Not bad for an Octogenarian…

27 May

June article for the Cliffhanger.

The national treasure that is Sir David Attenborough has been very busy of late. Not only has he been ‘tweeting’ every day on Radio 4 (tweet of the day) with one bird being discussed every day for 2 minutes with some 265 episodes, he has just launched a major review of the state of our environment entitled State of Nature covering the UK and our overseas territories.

As you may expect, the report makes quite mixed reading with some birds, animals and plants doing well with others almost disappearing from our countryside. On the downside

  • Turtle Doves have declined by 93% since 1970
  • Hedgehogs have declined by around a third since the millennium
  • The small tortoiseshell butterfly has declined in abundance by 77%in the last ten years

And we have seen this in the village withy, for example, Hedgehogs being really quite scarce. One species of plant, the Corn Cleaver, used to occur in arable fields but efficient farming methods, including herbicides, mean this plant is only found in three locations in the UK.

It’s not all bad news and there are two great examples in the village. Around the village there seem to be increasing numbers of House Sparrows. They have declined by some 70% but around the High Street and nearby they do seem to be in greater numbers. This year, for the first time as far as I am aware, there is a colony of Starlings nesting in the Blackthorn on the Cliff. The noise from these gregarious birds is quite something when they fly in to feed their chicks.

We are also fortunate that some of the more cryptic species (I mean that they are hidden) seem to be holding their own. Slow Worms, for example, seem to be around the village in reasonable numbers. These legless lizards often occur in gardens and burrow into the soil in search of slugs and worms. They have a number of quite amazing characteristics – they give birth to live young, they can discard their tail if attacked and then grow a new one and can live up to 30 years in the wild. Their main predator are cats against which they have no defence. They can be seen in gardens and in grassy areas but can be very hard to spot The photo was taken on the Cliff in May this year and I have seen them on the steep parts of the Cliff.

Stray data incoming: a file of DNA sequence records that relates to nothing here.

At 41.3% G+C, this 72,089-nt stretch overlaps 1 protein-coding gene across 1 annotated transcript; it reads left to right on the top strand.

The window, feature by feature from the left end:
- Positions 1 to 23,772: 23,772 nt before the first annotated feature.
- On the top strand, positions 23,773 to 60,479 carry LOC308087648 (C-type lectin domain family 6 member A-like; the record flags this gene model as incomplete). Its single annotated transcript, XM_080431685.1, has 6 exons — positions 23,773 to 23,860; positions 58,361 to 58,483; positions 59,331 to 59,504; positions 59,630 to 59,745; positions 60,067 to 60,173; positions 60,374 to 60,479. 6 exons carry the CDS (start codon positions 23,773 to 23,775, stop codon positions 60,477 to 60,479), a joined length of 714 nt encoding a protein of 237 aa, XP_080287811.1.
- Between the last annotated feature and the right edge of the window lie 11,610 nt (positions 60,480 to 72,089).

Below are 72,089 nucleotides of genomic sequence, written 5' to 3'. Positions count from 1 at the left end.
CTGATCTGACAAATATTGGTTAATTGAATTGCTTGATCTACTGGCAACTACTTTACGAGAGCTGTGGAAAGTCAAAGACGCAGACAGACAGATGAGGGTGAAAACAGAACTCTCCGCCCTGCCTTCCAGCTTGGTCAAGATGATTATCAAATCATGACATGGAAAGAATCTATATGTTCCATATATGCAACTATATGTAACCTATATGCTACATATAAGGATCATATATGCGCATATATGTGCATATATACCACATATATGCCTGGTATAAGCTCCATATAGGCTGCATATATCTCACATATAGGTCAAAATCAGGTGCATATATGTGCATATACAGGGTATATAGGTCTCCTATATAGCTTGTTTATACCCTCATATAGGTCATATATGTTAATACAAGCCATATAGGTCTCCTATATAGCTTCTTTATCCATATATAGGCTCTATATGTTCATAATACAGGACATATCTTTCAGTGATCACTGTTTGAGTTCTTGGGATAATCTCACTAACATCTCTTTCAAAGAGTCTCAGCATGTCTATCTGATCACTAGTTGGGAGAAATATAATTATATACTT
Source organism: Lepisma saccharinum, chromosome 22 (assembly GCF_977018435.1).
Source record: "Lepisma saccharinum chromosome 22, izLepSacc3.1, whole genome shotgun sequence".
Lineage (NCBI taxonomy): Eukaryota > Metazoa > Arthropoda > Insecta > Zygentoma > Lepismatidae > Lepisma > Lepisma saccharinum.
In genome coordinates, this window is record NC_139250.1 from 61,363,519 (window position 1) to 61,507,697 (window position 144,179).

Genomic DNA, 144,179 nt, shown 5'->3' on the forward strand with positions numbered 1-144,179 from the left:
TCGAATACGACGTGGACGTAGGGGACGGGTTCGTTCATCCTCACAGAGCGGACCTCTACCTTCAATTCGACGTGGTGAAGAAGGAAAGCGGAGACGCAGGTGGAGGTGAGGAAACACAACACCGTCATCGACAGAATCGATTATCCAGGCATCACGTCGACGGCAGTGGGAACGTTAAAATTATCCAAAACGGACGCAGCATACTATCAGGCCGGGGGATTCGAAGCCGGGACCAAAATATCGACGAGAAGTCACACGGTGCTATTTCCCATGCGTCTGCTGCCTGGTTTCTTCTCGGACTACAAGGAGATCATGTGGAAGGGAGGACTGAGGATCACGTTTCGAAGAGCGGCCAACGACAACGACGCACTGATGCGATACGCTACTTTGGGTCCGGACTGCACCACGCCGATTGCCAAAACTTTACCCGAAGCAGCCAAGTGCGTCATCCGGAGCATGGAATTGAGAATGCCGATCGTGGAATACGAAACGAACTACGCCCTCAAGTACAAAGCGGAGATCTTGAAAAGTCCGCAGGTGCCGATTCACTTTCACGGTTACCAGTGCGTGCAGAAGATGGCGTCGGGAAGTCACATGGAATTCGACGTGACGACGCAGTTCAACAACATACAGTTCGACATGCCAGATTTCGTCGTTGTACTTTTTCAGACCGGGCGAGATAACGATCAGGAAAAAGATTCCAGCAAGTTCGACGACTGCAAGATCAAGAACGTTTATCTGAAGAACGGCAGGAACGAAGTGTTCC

Slow Worm on Sherston Cliff May 2013

Slow Worm on Sherston Cliff May 2013

 

Overall the State of Nature report makes quite difficult reading and it makes a very valid point that different parts of nature need different types of help. If, for example, we want to help Barn Owls we can put up more nesting boxes as the lack of suitable nesting sites can limit their ability to increase in numbers. Helping migrating birds or insects is much more complex as it may, for example, be really important to protect sites in west or North Africa where they stop over while migrating.

So what can you and I do to help? The first place to start is to get out and understand what we have around us. Join The Wiltshire Wildlife Trust or Butterfly Conservation or Buglife or the British Trust for Conservation Volunteers – they all offer ways of helping make a difference either through physical activities or more sedate one such as helping raise funds or helping in visitor centres.

We do have fantastic local wildlife which can be really quite surprising – just look for slugs mating at this time of year – quite amazing (if somewhat gross….)

 

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One Response to “Not bad for an Octogenarian…”

  1. churford June 1, 2013 at 4:20 pm #

    Hi, does State of Nature have anything to say about the strength of rook colonies?

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